Jewish Histories in Multiethnic Boyle Heights

Kapshut Books: 2205 Brooklyn Avenue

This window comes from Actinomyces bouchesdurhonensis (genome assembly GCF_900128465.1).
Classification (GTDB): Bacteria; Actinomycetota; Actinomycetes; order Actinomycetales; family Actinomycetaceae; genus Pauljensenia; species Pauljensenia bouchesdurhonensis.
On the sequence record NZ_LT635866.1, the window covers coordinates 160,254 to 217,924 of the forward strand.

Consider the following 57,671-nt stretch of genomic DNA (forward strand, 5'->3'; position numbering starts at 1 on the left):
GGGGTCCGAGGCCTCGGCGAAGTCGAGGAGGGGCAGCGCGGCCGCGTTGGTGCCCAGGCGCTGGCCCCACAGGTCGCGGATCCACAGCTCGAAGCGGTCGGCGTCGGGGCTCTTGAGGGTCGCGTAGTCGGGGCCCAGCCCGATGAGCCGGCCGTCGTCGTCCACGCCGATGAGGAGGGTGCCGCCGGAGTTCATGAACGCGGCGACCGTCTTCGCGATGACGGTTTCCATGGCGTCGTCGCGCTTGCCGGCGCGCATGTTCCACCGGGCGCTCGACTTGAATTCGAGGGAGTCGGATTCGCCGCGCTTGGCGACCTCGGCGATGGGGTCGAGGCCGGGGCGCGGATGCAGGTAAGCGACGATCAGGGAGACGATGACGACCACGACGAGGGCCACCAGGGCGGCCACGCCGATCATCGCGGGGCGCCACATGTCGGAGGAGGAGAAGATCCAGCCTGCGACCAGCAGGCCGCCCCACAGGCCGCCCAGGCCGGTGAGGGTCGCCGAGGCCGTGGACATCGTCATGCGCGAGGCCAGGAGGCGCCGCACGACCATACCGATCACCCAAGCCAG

Born in Lithuania (then part of Russia), Chanoch Kapshut and his wife Bluma immigrated to the United States in 1904, settling first in Chicago and then in Los Angeles in 1912. They moved to Boyle Heights soon after, where he opened Kapshut Bookstore at 2205 Brooklyn Avenue in 1913, offering Hebrew books with or without translation, ritual items, including tall it (prayer shawls), tefillin (phylacteries), and shofar, as well as decorative Judaica. He also became the city's only distributor of Manishewitz products, supplying matzo to the Soto-Michigan JCC (then the Modern Talmud Torah and Social Center), the Breed Street Shul (Congregation Talmud Torah), and dozens of other individuals and congregations until at least 1920. The store moved locations several times—first to 419 Soto Street, then to 2201 E. First Street, each time the family residing in apartments above, or behind, the store—and while it closed in the late 1930s, Kapshut's books provided a vital service to the area's Jewish residents, particularly those who were religiously observant, from the earliest days of Jewish settlement of the neighborhood. The Kapshuts had five children, Charles, Harry, Esther, Rachel and Judith, and lived in Boyle Heights until they passed. These photos of the Kapshut family were generously provided by Esther's daughter, Fran (Kapshut) Oberman. 

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